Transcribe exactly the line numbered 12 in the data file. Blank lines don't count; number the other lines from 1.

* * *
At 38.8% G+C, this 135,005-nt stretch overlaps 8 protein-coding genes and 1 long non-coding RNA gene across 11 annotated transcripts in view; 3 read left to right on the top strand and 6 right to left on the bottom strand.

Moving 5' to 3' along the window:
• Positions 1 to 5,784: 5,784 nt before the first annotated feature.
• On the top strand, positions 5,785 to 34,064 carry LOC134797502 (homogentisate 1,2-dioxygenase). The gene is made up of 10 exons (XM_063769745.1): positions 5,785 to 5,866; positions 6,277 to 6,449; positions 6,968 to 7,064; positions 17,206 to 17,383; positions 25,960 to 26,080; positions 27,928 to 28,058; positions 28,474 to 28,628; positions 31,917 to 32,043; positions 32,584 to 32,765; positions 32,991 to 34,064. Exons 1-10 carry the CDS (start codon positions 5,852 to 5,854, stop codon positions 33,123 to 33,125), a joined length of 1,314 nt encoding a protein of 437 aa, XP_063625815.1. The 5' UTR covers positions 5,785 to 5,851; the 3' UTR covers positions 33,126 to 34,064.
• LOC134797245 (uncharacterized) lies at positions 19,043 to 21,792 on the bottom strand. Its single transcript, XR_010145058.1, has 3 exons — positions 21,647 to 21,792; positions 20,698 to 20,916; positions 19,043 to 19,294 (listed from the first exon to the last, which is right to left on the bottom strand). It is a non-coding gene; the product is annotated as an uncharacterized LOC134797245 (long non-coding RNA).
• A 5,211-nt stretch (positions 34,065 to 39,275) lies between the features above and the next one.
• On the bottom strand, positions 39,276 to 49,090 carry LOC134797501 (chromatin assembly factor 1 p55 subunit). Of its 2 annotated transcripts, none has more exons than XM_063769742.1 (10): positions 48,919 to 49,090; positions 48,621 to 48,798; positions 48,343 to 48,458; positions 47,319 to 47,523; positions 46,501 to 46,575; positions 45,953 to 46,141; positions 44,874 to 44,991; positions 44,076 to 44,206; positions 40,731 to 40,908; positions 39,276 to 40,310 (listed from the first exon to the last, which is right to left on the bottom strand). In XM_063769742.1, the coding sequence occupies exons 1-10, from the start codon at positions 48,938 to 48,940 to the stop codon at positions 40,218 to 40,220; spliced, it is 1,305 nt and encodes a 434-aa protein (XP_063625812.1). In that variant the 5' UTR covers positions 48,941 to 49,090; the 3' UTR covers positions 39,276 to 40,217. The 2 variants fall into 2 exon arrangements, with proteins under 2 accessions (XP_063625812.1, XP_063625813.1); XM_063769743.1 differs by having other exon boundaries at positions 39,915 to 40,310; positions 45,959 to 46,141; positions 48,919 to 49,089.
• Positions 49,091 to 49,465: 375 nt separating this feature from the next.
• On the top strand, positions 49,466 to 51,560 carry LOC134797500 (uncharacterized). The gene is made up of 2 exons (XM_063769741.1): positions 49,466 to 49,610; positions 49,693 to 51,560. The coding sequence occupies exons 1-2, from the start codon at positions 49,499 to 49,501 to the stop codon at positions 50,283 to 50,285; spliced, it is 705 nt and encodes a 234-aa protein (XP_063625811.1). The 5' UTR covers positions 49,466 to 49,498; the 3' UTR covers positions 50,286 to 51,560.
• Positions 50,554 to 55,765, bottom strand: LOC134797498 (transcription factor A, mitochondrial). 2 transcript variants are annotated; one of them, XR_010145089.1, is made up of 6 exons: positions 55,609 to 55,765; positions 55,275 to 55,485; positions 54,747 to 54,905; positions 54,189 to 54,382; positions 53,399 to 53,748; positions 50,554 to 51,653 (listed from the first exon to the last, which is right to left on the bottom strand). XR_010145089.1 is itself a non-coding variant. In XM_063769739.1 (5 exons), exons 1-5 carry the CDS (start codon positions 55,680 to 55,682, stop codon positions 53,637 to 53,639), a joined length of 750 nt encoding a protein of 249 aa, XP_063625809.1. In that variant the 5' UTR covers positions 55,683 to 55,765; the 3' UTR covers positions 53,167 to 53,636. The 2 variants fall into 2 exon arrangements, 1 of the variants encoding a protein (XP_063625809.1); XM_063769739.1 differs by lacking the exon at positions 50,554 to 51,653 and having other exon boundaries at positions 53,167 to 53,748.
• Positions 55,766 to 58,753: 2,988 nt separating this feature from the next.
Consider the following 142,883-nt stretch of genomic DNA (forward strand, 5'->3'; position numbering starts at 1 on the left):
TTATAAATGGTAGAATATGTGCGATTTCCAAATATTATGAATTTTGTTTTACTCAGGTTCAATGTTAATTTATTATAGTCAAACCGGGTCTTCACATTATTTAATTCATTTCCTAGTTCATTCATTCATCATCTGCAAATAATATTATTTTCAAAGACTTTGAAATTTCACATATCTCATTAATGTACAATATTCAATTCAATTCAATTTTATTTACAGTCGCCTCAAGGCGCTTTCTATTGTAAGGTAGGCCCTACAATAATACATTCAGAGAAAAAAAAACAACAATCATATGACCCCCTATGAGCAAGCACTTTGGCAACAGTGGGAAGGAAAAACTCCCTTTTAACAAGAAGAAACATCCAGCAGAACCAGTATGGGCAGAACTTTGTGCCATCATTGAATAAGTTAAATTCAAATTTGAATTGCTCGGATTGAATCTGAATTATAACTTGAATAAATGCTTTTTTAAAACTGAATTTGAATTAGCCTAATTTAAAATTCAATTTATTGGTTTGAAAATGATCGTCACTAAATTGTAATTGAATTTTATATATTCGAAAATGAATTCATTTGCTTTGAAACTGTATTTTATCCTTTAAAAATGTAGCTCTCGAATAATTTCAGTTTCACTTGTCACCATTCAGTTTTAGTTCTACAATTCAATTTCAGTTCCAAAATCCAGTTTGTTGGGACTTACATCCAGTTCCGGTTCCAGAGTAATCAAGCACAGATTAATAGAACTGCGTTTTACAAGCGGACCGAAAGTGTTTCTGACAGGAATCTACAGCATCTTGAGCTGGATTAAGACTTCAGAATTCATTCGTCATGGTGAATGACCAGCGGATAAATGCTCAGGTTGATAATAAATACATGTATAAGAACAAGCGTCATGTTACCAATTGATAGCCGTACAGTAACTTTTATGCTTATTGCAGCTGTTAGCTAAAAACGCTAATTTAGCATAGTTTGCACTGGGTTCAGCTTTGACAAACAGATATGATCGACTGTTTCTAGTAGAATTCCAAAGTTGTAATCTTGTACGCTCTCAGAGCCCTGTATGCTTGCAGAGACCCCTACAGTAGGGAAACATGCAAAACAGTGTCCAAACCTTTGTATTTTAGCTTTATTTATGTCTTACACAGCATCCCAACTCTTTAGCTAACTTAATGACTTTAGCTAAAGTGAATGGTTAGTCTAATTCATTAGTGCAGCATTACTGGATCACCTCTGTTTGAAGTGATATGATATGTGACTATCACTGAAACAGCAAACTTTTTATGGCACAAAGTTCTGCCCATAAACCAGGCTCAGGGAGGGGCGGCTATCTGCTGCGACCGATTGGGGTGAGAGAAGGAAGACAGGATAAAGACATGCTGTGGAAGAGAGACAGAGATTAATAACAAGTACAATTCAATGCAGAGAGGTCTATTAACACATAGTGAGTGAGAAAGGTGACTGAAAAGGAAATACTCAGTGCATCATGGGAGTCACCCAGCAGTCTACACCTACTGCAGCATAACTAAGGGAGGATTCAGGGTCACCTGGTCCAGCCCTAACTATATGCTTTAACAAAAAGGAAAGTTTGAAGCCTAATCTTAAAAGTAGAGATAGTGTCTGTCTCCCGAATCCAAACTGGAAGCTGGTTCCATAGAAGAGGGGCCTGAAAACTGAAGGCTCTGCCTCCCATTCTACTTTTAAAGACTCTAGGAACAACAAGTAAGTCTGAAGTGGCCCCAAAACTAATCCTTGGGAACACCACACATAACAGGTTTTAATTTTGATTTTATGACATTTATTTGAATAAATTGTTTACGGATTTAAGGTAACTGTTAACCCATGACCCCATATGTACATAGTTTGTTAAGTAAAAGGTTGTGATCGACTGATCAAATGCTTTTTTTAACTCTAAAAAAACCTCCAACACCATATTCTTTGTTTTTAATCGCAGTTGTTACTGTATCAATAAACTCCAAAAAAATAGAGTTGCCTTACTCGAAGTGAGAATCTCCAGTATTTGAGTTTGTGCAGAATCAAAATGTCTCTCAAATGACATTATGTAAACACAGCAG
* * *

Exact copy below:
Consider the following 142,883-nt stretch of genomic DNA (forward strand, 5'->3'; position numbering starts at 1 on the left):